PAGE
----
Several times a week, I hear you report that southbound Lakeshore Drive is slowing around Chicago Avenue. On occasion, I have even managed to be in the immediate vicinity of these supposed slowdowns, though I have yet to observe any meaningful delays.

However, after extensive field research and careful observation, I have determined that there is, in truthful fact, a traffic light on Lakeshore Drive at Chicago Avenue.

I’m gonna go out on a limb here and suggest that the fact of this traffic light occasionally turning red may actually be the source of these supposed slowdowns. Further, I think that the traffic light’s change of colors might even be predictable in some fashion, recurring on a regular basis, which would mean putting it in the traffic report is kinda…


But hey, whatta I know? I’m just some schlub who wandered in from Milwaukee!


Another eternal question

It’s obvious I’ve got some savvy Chicago natives reading this blog, so maybe y’all can help me comprehend the incomprehensible, as my Google-fu has failed me:

How the heck do they switch the direction of the Interstate express lanes?

I understand they’ve got a series of gates at the entrances to the reversible lanes, which swing shut to keep traffic from pouring into them. But given the non-stop nature of Chicago highway traffic, how do they clear those entrance ramps long enough to shut the gates? At virtually any given moment, it seems like there’d be someone driving into the entrance, who’d unavoidably smash through one or more of the closing gates. How do they do it??

The joy of Chicago traffic reports

I just don’t use the highway that often. Even in Milwaukee, I mostly got on the highway just to leave town. In Chicago, I’ve learned that, apart from Lake Shore Drive, highways are a traffic-snarled nightmare to be avoided at all costs.

Shoulda taken the train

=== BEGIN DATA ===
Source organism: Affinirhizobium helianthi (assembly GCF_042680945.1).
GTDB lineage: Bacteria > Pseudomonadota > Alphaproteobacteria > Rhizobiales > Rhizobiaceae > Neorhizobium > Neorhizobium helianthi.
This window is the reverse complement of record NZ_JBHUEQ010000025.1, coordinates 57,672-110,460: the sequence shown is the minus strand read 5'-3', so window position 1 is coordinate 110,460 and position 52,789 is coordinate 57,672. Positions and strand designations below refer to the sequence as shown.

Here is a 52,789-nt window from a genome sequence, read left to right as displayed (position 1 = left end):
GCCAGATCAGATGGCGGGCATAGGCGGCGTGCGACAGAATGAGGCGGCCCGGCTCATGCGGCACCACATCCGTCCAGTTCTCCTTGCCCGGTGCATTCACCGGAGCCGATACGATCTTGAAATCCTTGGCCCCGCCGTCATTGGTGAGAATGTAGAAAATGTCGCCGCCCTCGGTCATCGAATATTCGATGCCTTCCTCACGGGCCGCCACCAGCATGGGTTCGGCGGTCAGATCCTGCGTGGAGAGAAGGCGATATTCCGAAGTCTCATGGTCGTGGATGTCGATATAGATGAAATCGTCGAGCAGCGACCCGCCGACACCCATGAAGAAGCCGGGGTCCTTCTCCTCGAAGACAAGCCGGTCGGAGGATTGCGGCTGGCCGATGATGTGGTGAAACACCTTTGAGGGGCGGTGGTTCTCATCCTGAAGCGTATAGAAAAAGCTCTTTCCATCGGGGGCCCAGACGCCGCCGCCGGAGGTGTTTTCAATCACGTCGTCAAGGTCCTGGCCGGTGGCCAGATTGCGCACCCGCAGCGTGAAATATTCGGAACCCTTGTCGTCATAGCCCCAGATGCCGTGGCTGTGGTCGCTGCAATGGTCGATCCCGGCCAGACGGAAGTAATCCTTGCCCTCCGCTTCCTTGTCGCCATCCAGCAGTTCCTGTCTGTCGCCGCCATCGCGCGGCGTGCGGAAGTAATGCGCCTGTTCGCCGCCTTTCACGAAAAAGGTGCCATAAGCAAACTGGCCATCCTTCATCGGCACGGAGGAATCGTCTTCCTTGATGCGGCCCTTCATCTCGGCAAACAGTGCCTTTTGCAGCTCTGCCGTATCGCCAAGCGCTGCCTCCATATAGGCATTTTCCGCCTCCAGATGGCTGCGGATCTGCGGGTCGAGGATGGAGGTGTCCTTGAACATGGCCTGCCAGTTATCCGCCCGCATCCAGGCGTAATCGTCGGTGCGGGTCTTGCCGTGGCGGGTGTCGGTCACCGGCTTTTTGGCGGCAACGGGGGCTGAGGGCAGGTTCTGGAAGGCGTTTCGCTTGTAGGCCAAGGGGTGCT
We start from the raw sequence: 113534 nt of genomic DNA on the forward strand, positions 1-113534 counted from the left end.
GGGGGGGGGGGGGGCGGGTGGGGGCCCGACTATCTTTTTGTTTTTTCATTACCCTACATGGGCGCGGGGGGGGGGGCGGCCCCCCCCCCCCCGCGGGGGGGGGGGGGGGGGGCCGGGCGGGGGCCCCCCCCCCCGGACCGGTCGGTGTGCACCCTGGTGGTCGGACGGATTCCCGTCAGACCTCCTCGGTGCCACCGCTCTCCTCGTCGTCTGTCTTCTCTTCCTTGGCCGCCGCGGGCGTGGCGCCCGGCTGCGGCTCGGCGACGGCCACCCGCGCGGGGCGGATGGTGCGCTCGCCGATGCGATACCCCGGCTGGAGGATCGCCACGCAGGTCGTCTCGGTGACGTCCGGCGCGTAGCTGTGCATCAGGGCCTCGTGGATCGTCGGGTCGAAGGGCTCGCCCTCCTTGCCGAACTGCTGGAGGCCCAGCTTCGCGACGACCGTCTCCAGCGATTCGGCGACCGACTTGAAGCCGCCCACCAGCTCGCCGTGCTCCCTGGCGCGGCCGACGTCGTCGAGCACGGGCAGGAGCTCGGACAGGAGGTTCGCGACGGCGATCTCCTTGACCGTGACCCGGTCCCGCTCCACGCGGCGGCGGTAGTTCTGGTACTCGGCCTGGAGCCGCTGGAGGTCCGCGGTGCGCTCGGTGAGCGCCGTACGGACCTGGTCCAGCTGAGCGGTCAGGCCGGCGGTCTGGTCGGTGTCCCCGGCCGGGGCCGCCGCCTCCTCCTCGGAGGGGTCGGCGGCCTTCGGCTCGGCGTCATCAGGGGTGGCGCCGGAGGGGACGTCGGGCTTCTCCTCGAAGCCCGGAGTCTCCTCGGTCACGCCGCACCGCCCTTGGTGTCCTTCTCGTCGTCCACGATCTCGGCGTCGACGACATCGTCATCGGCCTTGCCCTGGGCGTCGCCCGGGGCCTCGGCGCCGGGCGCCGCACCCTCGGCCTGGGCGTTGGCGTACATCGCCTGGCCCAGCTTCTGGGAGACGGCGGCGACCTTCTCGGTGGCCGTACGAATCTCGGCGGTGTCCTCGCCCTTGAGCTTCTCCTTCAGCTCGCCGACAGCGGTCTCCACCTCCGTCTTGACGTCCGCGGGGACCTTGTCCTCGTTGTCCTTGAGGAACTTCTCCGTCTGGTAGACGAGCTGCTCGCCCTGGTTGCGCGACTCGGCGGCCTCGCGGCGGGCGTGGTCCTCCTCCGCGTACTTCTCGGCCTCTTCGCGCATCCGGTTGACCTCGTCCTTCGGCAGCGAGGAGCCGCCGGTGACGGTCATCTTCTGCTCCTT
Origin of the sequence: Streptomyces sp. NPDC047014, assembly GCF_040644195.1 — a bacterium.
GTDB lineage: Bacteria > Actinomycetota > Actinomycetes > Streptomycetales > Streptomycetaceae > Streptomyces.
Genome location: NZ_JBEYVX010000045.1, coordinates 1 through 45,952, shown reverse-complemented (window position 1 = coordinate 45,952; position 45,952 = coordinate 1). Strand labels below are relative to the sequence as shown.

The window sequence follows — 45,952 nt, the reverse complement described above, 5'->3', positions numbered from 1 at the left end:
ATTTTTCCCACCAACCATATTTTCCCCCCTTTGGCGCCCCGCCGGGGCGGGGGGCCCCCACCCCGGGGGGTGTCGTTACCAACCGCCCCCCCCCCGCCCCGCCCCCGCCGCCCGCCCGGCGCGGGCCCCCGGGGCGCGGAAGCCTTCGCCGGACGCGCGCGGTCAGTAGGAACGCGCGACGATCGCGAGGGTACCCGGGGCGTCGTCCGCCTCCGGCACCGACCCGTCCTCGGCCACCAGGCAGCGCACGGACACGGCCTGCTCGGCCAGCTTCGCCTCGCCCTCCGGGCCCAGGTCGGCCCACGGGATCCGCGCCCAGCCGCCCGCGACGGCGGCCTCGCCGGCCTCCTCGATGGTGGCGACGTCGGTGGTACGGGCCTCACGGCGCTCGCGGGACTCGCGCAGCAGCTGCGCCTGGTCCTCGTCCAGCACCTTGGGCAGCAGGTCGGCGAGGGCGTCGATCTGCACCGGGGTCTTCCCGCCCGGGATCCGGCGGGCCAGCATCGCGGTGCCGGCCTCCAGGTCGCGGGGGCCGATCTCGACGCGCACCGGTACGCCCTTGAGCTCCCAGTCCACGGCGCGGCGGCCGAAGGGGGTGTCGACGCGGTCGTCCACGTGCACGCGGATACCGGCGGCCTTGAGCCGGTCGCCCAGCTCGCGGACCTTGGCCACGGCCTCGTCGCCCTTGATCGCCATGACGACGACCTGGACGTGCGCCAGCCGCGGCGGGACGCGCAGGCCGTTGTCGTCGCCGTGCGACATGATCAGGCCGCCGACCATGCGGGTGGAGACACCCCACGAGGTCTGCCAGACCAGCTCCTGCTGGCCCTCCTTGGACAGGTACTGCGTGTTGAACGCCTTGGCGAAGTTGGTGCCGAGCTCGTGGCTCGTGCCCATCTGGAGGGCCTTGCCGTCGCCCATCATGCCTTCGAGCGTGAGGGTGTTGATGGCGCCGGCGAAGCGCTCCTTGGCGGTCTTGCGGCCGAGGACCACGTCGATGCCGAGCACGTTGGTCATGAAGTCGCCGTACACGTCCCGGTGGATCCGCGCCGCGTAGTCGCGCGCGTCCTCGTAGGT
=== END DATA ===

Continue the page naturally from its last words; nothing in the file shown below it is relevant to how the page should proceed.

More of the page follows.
Still, sometimes I have to leave town, and wind up taking the Interstate. And doubtless like legions of new residents before me, I have found that the radio’s traffic reports are utterly incomprehensible, even more so than in other cities.

I was certain that someone had addressed this problem, and indeed, Gaper’s Block has a fairly good starting point, telling you what the hell stuff like “the Stevens inbound” and “the Circle” and “the Dan Ryan” are. Believe me, if you’re not from here, it’s utter nonsense. I can barely remember the Interstate numbers, let alone some arbitrary new names slapped on a ten mile stretch of highway as it passes through the city.

But even with guides and explanations, nobody seems to have put an actual map together. I’m a visual learner (duh), so it helps me much more to see a line labeled “Stevens Expressway” than to read a paragraph about it.

And what about travel times? Knowing that “you’re 30 minutes to the Junction” doesn’t help you at all if you don’t know what the travel time is supposed to be. Is that fast? Ungodly slow? Who knows?? Again, a labeled map is what’s needed.

And then, there’s the use of random exits as reference points. I was once traveling southbound on I-55 (oh, sorry, I was outbound on the Stevens) and the traffic guys warned repeatedly of a deathly traffic tie-up at “Arsenal”. Shit! Where’s Arsenal? Is it coming up? Is it on my map? I drove on, expecting certain doom at any second.

Turns out “Arsenal” is waaaaaaaaay the hell out in the ‘burbs, past the warehouse district, past Joliet even. It’s pretty much the final marker of Chicago civilization. And by the time I got there, all signs of the traffic tie-up were gone.

So, uh, yeah. Thanks for nothin’, Chicago radio.